Find out what your web browser is telling websites about you

“Your web browser holds a lot of information about you, and this information is available to websites who want it,” Adrian Kingsley-Hughes reports for ZDNet.Want a peek at the sort of information that a website has access to? Read on!”

“There are two websites that you can visit. The first site is called Click,” Kingsley-Hughes reports. “Not only does this site show you the information that your browser is leaking about you and your computer, it also watches what you do.”

“The other site you can visit is Webkay,” Kingsley-Hughes reports. “This site is less playful than Click, but it presents the data that it gathers about you in a much clearer manner…”

Read more in the full article here.

MacDailyNews Take: Click is definitely more playful than Webkay, but both are likely to be illuminating to the average web user.

7 Comments

  1. I went to click from iPad in both normal and private mode. The website response was essentially identical, even though I *never tapped the green button* in private mode. I see no value at all in that site.

      1. Private mode is not to browse privately from the web but from your house. The sole purpose of private browsing in safari and chrome is to not left behind history or trace of what you did on your browser during browsing session.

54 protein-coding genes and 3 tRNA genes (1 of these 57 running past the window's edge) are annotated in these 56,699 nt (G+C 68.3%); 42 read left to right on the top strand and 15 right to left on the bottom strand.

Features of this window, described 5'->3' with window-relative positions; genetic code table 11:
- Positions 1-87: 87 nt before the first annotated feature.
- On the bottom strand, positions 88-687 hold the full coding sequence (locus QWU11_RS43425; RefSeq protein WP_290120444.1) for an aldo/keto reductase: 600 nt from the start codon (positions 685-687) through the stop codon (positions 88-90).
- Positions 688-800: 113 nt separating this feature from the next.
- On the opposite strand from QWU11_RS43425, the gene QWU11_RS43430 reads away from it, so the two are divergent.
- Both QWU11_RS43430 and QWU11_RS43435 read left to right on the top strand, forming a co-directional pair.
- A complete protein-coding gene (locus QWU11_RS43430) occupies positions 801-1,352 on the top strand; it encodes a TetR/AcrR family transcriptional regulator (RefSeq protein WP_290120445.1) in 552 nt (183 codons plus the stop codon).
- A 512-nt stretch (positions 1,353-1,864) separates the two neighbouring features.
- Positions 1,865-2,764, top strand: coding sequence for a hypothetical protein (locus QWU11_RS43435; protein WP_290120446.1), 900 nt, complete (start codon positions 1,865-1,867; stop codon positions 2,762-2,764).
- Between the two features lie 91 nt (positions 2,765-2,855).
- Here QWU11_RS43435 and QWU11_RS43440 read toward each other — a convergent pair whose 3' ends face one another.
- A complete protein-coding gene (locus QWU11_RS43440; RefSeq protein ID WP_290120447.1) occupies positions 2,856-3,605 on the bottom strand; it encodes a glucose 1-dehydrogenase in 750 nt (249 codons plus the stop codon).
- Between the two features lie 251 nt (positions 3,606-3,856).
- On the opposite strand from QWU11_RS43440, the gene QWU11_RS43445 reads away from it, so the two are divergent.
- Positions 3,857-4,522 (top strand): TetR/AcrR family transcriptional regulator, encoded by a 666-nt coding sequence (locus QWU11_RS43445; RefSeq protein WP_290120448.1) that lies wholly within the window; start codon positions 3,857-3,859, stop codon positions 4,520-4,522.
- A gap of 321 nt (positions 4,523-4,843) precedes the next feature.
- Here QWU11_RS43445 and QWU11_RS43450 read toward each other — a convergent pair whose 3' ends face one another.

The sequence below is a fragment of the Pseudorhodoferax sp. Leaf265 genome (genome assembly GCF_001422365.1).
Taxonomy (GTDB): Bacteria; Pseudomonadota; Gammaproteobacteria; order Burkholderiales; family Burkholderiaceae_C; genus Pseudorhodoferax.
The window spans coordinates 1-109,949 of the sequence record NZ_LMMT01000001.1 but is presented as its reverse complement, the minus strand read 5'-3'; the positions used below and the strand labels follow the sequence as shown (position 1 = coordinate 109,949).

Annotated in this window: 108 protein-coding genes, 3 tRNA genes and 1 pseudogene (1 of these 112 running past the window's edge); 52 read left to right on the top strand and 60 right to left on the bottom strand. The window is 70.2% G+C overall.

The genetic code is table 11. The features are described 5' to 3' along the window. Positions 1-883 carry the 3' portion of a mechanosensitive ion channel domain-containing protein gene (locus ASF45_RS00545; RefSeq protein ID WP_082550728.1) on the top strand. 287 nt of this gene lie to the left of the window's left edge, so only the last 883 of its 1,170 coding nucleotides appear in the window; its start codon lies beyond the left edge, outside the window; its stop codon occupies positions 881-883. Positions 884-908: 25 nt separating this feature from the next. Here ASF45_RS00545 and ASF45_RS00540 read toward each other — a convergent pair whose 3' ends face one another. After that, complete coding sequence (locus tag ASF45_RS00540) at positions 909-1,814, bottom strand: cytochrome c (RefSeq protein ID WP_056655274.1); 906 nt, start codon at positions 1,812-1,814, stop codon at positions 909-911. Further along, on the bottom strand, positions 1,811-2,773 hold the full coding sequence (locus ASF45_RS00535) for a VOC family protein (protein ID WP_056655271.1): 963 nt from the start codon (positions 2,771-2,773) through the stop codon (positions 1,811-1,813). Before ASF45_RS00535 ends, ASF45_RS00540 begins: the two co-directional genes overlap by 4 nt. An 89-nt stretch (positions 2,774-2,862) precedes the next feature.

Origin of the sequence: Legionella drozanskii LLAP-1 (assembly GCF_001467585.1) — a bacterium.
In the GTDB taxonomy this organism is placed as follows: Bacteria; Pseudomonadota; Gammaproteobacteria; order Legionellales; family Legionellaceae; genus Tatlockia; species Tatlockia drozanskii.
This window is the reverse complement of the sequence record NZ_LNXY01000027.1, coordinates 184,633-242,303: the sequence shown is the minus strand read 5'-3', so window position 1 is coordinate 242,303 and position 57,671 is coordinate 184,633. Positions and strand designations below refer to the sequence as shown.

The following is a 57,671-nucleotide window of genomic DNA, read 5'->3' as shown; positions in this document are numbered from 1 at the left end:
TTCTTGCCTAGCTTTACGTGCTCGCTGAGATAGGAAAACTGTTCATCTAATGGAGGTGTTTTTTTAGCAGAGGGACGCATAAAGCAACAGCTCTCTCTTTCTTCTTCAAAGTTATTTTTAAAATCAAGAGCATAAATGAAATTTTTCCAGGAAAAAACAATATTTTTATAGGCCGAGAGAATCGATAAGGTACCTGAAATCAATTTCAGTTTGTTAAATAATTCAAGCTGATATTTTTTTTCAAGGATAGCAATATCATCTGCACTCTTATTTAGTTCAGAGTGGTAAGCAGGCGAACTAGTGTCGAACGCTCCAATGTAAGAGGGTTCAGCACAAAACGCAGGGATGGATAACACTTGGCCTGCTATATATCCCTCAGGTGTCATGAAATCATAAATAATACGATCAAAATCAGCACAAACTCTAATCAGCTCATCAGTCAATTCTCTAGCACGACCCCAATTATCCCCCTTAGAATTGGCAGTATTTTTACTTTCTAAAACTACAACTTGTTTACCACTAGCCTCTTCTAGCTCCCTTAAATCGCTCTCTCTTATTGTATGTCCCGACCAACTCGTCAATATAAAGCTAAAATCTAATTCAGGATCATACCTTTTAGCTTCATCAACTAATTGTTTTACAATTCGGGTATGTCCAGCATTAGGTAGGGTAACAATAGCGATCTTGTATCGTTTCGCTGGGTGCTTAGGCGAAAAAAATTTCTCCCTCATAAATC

It is supposed to help to protect you if you are making bank transactions or other task that require not to leave information behind.

    1. My main point was the the website response was virtually the same, even though I never tapped the green button or touched the display in any way on the second try. It still said that I pushed the button and it still talked about scrolling and such. I don’t get it.

  2. Click showed virtually nothing about me or my machine.

    What Webkay showed was almost all wrong. It did get my OS version correct and my Safari version correct, but everything else was wrong from my physical location to my IP address to what apps were running and more.

    Seems some firewalls (even simple ones) and virtual networks do work after all.

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